- Why did the Melbourne Patriotic News argue that the Chinese should become actively involved in local Australian political activities?
- What two reasons are given to explain why Chinese newspapers should have run into difficulties in the early 1920s?

Search the 'Tung Wah Times database' to find out if the Chinese community was interested or involved in the Federation of the Australian colonies to form the Commonwealth of Australia.

Try entering 'commonwealth', then 'federation' in the 'Find' box. Clear the 'Find' box, then go down to the 'Advanced Search' box. Select 2nd January, 1901, then click on 'Start search'. What other world events were of interest to the Chinese community in Australia at this time? (Boxer Rebellion, Boer War)

3. Community language newspapers in your local area today:
List the community languages in which newspapers are likely to be available in your local area.

Visit or contact local newsagents to see if they stock papers in these languages.
- Do they stock any newspapers in languages other than those on your list?

If possible, get a copy of an Australian-produced newspaper in a community language and a copy of one of the main daily newspapers from your state/town for the same day. Look at the English language paper and list some of the main news stories, articles, sections.
- Which of these would you expect to also see in the community language paper?
- Which would you not expect to see?

With the help of the pictures to give you clues, or someone who reads that community language, try to compare the content of the two papers. Present your findings in the form of a table. What conclusions can you draw from this?

Extension activities:
1. Argumentative essay or debate
Write an argumentative essay or hold a debate on the topic: 'Community language newspapers isolate these groups and discourage involvement with the rest of the Australian community'.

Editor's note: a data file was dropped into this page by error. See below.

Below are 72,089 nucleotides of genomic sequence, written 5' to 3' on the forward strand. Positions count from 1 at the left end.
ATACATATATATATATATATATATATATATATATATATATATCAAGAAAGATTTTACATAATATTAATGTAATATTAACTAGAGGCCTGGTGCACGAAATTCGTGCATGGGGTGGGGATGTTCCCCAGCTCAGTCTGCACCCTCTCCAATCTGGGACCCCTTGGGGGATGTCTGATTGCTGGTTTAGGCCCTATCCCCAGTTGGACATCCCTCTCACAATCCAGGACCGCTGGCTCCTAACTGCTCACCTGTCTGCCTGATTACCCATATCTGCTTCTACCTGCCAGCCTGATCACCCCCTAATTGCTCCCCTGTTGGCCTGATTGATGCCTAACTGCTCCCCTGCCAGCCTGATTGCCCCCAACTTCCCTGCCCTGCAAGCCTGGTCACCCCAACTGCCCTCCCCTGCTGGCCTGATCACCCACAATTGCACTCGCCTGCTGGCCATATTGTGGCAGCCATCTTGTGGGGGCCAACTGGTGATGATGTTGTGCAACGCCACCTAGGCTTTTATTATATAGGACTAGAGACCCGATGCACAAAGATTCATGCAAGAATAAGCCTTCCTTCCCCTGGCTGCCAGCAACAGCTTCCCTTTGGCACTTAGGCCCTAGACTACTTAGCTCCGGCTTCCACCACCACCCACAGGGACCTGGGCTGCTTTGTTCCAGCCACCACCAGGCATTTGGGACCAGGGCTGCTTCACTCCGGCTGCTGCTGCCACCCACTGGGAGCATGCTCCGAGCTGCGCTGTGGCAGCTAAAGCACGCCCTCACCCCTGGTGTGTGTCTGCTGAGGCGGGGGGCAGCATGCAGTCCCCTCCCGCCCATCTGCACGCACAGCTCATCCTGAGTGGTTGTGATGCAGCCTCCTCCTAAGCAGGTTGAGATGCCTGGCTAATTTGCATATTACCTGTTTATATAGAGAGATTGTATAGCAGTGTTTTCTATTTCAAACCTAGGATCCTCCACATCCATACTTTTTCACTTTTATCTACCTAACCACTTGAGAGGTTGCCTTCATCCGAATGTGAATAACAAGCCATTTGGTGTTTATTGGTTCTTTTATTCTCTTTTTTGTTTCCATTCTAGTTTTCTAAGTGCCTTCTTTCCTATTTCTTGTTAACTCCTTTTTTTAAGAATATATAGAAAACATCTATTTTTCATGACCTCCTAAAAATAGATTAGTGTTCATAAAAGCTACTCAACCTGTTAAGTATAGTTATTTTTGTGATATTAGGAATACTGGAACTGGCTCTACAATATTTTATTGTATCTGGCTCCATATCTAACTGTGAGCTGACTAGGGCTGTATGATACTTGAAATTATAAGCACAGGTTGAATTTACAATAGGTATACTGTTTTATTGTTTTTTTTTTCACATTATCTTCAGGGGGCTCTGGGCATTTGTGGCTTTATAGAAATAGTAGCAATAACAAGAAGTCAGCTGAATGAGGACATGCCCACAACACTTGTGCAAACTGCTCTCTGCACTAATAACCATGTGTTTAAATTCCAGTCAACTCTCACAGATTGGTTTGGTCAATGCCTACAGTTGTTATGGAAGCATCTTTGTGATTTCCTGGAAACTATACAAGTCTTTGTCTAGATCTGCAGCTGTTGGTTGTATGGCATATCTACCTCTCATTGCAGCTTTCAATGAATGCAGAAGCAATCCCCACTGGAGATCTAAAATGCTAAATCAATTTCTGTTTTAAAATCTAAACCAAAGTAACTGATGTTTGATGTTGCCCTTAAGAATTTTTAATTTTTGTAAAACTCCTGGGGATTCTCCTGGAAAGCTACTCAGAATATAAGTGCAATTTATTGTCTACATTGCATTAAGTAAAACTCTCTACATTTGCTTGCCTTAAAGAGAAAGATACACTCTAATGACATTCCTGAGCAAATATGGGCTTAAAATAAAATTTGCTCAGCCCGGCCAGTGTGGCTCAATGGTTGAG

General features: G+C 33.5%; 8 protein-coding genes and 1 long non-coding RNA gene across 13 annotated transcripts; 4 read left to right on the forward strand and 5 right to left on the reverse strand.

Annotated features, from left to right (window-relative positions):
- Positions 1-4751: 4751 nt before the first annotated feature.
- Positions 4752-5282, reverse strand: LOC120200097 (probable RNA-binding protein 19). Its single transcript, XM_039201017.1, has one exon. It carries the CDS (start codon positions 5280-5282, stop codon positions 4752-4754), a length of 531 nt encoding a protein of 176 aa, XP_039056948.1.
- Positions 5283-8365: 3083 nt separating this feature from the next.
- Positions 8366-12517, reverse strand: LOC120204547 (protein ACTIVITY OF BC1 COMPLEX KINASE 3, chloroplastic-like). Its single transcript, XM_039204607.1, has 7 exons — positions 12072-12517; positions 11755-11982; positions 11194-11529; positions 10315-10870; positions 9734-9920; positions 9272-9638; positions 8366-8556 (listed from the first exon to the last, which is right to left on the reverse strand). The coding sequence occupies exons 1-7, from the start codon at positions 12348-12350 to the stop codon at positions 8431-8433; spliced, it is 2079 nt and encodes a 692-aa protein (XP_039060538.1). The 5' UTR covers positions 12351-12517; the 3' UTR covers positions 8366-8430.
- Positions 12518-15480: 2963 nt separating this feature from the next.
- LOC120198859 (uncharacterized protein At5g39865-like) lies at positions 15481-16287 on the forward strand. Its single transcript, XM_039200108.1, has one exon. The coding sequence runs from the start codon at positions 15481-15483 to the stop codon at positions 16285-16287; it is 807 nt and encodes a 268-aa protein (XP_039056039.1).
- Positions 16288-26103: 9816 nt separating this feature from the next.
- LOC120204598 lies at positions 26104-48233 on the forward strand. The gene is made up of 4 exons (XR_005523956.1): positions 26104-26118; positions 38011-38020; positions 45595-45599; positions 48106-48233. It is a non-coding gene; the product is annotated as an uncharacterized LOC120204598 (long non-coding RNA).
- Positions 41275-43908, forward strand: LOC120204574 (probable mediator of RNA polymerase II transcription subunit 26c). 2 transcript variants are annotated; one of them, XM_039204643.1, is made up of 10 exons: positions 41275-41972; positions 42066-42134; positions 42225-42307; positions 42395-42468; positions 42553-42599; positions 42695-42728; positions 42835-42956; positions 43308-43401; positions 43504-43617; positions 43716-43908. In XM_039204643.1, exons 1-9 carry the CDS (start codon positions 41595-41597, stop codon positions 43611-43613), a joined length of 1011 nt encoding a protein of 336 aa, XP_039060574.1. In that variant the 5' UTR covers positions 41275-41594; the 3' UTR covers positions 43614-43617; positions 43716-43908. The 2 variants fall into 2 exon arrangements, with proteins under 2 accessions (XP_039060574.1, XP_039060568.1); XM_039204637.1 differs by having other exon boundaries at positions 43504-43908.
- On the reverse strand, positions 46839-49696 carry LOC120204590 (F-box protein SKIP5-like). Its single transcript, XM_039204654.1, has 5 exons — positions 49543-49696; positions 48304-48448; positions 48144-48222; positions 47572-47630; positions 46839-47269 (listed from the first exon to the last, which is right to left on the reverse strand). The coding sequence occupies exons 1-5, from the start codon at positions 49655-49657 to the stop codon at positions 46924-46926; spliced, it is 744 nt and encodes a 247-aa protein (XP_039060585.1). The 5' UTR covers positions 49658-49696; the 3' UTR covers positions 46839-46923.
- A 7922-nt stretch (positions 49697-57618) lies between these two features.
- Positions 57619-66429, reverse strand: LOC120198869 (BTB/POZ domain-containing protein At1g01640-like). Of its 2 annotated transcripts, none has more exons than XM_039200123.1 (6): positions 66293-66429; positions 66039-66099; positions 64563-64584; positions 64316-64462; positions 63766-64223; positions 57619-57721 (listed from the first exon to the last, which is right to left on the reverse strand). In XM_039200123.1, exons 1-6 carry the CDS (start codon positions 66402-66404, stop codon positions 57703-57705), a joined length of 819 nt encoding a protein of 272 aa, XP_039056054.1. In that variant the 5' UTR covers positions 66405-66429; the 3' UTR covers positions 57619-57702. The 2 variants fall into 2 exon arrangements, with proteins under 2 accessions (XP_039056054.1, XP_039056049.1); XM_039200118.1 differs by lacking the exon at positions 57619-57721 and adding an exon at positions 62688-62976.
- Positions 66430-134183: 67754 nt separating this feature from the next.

2. PMI (Plus/Minus/Interesting) table
Do a 'PMI table' on the concept of community language newspapers (Plus/Minus/Interesting, is a lateral and creative thinking strategy used in de Bono's CoRT Thinking program. See 'PMI' information on the English Learning Area website developed by Tasmanian Educational Leaders’ Institute). Would you like to be able to read an English language newspaper including Australian news if you were living in another country for an extended period?

Karen Dowling

Download Handout 'Chinese newspapers in Australia from the turn of the century' (41kb word document)

Summary of websites used in this lesson:
Chinese Heritage of Australian Federation website - http
- Brief History of the Chinese in Australia - education/history.htm
- 'Chinese Newspapers in Australia from the Turn of the Century' by Liu Weiping (translated by Sang Yichuan and John Fitzgerald) - chinese_newspapers.htm

- Tung Wah Times newspaper index - tungwah.htm

MSN Encarta website -

Onlinenewspapers website -

Chinese edition on The Age newspaper website -

English Learning Area website developed by Tasmanian Educational Leaders’ Institute -